A wife and loving mother of five, Rowena Osama, 40, has lived in the Philippines' Sarangani province since 1986. She delivered her five children at home through the help of a village healer, known locally as an arbulario. She recounts that her first delivery was difficult. "It was incredibly painful and there was a lot of blood," Rowena shares.
Her second delivery was even more complicated. Sitti Hayla, her second child who is now 15, almost died. "I was crying aloud with fear of losing her. Thank God she survived," recalls Rowena. The village healer used herbal medicines to assist in her delivery. "It's a cultural thing, but I realized that it isn't safe. I'm thankful my Sitti -- and the rest of my kids -- made it."
Despite her busy schedule, Rowena Osama loves and cares for her own family while she pours herself into service in the community. Photo: Crislyn Felisilda/World Vision
Two years ago, Rowena witnessed the tragic death of a friend after she gave birth. "Before that, most pregnant women in our community did not visit the health center for prenatal or postnatal care. Moreover, when their children got sick, they resorted to using self-prescribed medication only," she adds.
In most Muslim communities on Mindanao Island, women generally have 10 or more children. Unfortunately some babies, and even mothers themselves, die before or after the delivery due to various complications. "The lack of prenatal care played a role in the poor health of the children," Rowena says.
Medical records of the Sarangani Provincial Health Office show that the major cause of maternal mortality was a retained placenta. "Inadequate primary health care and insufficient health services, coupled with socioeconomic instability in poor regions of Mindanao, all contribute to this bleak outlook for mothers and their infants," says Jennifer Sapuiz, World Vision health development staff member.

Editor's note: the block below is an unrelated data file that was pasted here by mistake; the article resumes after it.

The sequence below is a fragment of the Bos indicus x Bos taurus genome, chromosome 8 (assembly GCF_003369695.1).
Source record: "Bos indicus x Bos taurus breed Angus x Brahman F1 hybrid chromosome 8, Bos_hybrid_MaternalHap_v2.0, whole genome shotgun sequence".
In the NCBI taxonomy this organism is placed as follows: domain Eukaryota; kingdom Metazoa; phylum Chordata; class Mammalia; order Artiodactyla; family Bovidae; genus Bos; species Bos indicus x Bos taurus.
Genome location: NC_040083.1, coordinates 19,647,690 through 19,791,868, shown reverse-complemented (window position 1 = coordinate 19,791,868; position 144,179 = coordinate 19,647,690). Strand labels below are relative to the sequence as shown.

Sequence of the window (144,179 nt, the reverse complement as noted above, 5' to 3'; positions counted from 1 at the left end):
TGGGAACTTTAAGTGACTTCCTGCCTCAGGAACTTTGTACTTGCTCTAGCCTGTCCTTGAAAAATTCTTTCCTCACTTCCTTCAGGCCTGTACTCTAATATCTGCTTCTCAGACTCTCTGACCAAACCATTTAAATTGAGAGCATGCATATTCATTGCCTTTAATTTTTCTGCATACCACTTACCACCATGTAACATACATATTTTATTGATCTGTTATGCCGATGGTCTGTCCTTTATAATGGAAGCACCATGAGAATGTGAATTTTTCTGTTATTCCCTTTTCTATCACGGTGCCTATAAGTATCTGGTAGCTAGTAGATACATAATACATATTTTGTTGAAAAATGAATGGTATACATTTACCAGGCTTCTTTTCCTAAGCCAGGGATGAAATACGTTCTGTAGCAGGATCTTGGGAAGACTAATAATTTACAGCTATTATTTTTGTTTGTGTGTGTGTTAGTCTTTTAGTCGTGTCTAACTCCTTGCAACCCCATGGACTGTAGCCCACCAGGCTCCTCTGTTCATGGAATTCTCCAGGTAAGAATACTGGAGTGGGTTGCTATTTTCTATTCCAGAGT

"Low level of competence among local health practitioners as well as lack of community awareness on health issues result in significant complications of maternal and child health," adds Sapuiz.
Empowering community health workers
In response to maternal mortality, World Vision -- in partnership with the local health office -- conducted training on Inter-Personal Communication and Counseling Skills to help improve maternal and child health care. The goal of the training was to facilitate behavior change among mothers, so that they would be willing to seek health services at the village health centers. World Vision also distributed pediatric equipment to the health facilities working on maternal and child health in Sarangani.
After learning about nutrition, maternal and child care, Rowena actively advocated for others to recognize the importance of providing care for women and children. Now every week Rowena gathers mothers to discuss maternal and child care. "More than half of the pregnant women in our community regularly attend buntis (pregnancy) class," says Rowena. "More mothers deliver babies in the health centers now."